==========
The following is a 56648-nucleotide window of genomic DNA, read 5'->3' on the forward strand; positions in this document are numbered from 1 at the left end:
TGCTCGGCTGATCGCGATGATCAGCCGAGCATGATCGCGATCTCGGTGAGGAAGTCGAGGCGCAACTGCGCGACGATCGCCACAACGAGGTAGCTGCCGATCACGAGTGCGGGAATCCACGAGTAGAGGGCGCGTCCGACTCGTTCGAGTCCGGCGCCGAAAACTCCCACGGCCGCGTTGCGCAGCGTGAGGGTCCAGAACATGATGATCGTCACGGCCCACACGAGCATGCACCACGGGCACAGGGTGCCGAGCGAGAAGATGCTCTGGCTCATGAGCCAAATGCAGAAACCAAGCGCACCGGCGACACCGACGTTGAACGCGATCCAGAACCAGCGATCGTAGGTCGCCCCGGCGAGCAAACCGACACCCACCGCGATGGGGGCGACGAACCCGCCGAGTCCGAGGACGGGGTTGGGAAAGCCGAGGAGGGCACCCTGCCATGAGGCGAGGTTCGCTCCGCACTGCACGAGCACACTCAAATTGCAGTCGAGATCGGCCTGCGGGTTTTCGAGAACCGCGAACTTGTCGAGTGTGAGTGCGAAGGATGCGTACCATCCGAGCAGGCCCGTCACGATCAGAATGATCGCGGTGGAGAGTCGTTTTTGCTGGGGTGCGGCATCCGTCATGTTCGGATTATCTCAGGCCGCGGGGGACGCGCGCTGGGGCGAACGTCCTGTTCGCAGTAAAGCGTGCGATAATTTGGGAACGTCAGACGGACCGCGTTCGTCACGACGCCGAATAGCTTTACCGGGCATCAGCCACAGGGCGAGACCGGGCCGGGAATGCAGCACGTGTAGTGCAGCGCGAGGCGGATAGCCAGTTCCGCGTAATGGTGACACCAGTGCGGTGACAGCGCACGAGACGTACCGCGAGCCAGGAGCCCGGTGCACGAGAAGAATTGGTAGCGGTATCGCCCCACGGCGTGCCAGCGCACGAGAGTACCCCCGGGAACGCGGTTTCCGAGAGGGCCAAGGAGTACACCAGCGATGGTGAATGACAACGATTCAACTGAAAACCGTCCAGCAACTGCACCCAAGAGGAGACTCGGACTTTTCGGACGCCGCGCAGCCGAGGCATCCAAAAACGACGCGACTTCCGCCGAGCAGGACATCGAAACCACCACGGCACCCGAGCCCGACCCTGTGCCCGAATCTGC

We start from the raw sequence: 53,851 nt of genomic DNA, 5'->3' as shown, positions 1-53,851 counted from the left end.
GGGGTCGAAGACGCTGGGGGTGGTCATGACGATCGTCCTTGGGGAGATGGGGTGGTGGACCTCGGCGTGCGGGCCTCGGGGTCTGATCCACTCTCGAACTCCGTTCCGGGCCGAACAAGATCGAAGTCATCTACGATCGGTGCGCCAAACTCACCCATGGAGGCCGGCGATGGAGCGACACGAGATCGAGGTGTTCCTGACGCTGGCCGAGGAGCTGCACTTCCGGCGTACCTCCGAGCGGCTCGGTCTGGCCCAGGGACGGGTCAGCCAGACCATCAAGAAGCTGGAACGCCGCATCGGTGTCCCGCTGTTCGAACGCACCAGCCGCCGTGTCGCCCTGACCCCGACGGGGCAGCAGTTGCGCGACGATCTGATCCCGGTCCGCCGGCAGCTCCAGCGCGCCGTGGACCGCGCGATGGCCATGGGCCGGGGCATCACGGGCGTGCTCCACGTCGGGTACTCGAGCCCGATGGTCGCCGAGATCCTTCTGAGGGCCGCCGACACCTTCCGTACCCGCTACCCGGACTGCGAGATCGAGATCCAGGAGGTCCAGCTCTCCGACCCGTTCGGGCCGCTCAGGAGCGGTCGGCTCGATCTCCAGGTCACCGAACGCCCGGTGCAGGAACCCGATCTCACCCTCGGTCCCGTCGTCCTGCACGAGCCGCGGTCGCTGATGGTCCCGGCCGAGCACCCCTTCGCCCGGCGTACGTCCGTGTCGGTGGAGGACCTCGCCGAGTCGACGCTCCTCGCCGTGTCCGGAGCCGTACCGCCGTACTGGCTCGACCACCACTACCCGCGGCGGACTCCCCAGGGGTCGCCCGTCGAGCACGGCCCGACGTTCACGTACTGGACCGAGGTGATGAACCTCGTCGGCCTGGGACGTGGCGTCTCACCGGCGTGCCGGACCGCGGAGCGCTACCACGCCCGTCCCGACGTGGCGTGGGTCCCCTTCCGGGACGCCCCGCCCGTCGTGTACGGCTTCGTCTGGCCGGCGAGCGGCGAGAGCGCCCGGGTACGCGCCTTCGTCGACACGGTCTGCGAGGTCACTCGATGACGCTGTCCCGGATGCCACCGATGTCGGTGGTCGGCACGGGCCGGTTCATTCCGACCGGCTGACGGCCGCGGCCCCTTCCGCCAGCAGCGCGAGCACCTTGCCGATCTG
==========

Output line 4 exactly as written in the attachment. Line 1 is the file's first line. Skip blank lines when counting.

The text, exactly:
GGGGTCGAAGACGCTGGGGGTGGTCATGACGATCGTCCTTGGGGAGATGGGGTGGTGGACCTCGGCGTGCGGGCCTCGGGGTCTGATCCACTCTCGAACTCCGTTCCGGGCCGAACAAGATCGAAGTCATCTACGATCGGTGCGCCAAACTCACCCATGGAGGCCGGCGATGGAGCGACACGAGATCGAGGTGTTCCTGACGCTGGCCGAGGAGCTGCACTTCCGGCGTACCTCCGAGCGGCTCGGTCTGGCCCAGGGACGGGTCAGCCAGACCATCAAGAAGCTGGAACGCCGCATCGGTGTCCCGCTGTTCGAACGCACCAGCCGCCGTGTCGCCCTGACCCCGACGGGGCAGCAGTTGCGCGACGATCTGATCCCGGTCCGCCGGCAGCTCCAGCGCGCCGTGGACCGCGCGATGGCCATGGGCCGGGGCATCACGGGCGTGCTCCACGTCGGGTACTCGAGCCCGATGGTCGCCGAGATCCTTCTGAGGGCCGCCGACACCTTCCGTACCCGCTACCCGGACTGCGAGATCGAGATCCAGGAGGTCCAGCTCTCCGACCCGTTCGGGCCGCTCAGGAGCGGTCGGCTCGATCTCCAGGTCACCGAACGCCCGGTGCAGGAACCCGATCTCACCCTCGGTCCCGTCGTCCTGCACGAGCCGCGGTCGCTGATGGTCCCGGCCGAGCACCCCTTCGCCCGGCGTACGTCCGTGTCGGTGGAGGACCTCGCCGAGTCGACGCTCCTCGCCGTGTCCGGAGCCGTACCGCCGTACTGGCTCGACCACCACTACCCGCGGCGGACTCCCCAGGGGTCGCCCGTCGAGCACGGCCCGACGTTCACGTACTGGACCGAGGTGATGAACCTCGTCGGCCTGGGACGTGGCGTCTCACCGGCGTGCCGGACCGCGGAGCGCTACCACGCCCGTCCCGACGTGGCGTGGGTCCCCTTCCGGGACGCCCCGCCCGTCGTGTACGGCTTCGTCTGGCCGGCGAGCGGCGAGAGCGCCCGGGTACGCGCCTTCGTCGACACGGTCTGCGAGGTCACTCGATGACGCTGTCCCGGATGCCACCGATGTCGGTGGTCGGCACGGGCCGGTTCATTCCGACCGGCTGACGGCCGCGGCCCCTTCCGCCAGCAGCGCGAGCACCTTGCCGATCTG